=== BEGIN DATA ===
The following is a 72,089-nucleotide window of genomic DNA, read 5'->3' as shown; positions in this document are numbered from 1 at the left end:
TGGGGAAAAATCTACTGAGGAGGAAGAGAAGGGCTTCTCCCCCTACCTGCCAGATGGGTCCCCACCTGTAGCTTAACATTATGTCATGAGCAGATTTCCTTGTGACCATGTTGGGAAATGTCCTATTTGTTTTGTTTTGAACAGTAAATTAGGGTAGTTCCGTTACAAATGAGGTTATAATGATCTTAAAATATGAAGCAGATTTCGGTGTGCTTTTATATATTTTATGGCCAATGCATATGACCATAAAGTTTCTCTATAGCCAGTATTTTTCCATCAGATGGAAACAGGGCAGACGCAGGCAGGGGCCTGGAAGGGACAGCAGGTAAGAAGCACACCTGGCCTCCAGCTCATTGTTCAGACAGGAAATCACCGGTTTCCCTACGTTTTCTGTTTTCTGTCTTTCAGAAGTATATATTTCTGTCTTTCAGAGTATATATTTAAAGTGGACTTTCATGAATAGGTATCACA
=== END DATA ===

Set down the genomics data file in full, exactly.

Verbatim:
The following is a 72,089-nucleotide window of genomic DNA, read 5'->3' as shown; positions in this document are numbered from 1 at the left end:
TGGGGAAAAATCTACTGAGGAGGAAGAGAAGGGCTTCTCCCCCTACCTGCCAGATGGGTCCCCACCTGTAGCTTAACATTATGTCATGAGCAGATTTCCTTGTGACCATGTTGGGAAATGTCCTATTTGTTTTGTTTTGAACAGTAAATTAGGGTAGTTCCGTTACAAATGAGGTTATAATGATCTTAAAATATGAAGCAGATTTCGGTGTGCTTTTATATATTTTATGGCCAATGCATATGACCATAAAGTTTCTCTATAGCCAGTATTTTTCCATCAGATGGAAACAGGGCAGACGCAGGCAGGGGCCTGGAAGGGACAGCAGGTAAGAAGCACACCTGGCCTCCAGCTCATTGTTCAGACAGGAAATCACCGGTTTCCCTACGTTTTCTGTTTTCTGTCTTTCAGAAGTATATATTTCTGTCTTTCAGAGTATATATTTAAAGTGGACTTTCATGAATAGGTATCACA